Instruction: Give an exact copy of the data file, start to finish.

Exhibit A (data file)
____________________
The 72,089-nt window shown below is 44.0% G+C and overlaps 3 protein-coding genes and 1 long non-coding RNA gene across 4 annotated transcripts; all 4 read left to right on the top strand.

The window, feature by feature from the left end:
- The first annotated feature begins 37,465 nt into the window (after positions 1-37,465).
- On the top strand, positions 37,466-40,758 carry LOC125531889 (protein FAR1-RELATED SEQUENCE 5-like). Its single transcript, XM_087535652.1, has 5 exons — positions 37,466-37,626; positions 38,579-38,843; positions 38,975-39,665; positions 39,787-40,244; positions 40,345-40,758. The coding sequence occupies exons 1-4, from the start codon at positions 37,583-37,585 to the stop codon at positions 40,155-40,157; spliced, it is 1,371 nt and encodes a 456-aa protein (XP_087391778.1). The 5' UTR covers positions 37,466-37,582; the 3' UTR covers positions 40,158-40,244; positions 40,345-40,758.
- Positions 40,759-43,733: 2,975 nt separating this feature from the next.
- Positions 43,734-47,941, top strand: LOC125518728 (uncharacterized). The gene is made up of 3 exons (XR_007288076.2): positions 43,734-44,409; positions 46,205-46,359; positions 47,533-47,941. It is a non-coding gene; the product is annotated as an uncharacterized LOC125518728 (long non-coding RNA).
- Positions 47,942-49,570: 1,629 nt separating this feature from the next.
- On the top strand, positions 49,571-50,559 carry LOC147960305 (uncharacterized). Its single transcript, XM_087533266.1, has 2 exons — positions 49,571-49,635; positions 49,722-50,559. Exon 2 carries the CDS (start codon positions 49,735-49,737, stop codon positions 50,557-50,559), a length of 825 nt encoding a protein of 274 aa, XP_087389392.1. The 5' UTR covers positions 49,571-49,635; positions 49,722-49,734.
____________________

The 72,089-nt window shown below is 44.0% G+C and overlaps 3 protein-coding genes and 1 long non-coding RNA gene across 4 annotated transcripts; all 4 read left to right on the top strand.

The window, feature by feature from the left end:
- The first annotated feature begins 37,465 nt into the window (after positions 1-37,465).
- On the top strand, positions 37,466-40,758 carry LOC125531889 (protein FAR1-RELATED SEQUENCE 5-like). Its single transcript, XM_087535652.1, has 5 exons — positions 37,466-37,626; positions 38,579-38,843; positions 38,975-39,665; positions 39,787-40,244; positions 40,345-40,758. The coding sequence occupies exons 1-4, from the start codon at positions 37,583-37,585 to the stop codon at positions 40,155-40,157; spliced, it is 1,371 nt and encodes a 456-aa protein (XP_087391778.1). The 5' UTR covers positions 37,466-37,582; the 3' UTR covers positions 40,158-40,244; positions 40,345-40,758.
- Positions 40,759-43,733: 2,975 nt separating this feature from the next.
- Positions 43,734-47,941, top strand: LOC125518728 (uncharacterized). The gene is made up of 3 exons (XR_007288076.2): positions 43,734-44,409; positions 46,205-46,359; positions 47,533-47,941. It is a non-coding gene; the product is annotated as an uncharacterized LOC125518728 (long non-coding RNA).
- Positions 47,942-49,570: 1,629 nt separating this feature from the next.
- On the top strand, positions 49,571-50,559 carry LOC147960305 (uncharacterized). Its single transcript, XM_087533266.1, has 2 exons — positions 49,571-49,635; positions 49,722-50,559. Exon 2 carries the CDS (start codon positions 49,735-49,737, stop codon positions 50,557-50,559), a length of 825 nt encoding a protein of 274 aa, XP_087389392.1. The 5' UTR covers positions 49,571-49,635; positions 49,722-49,734.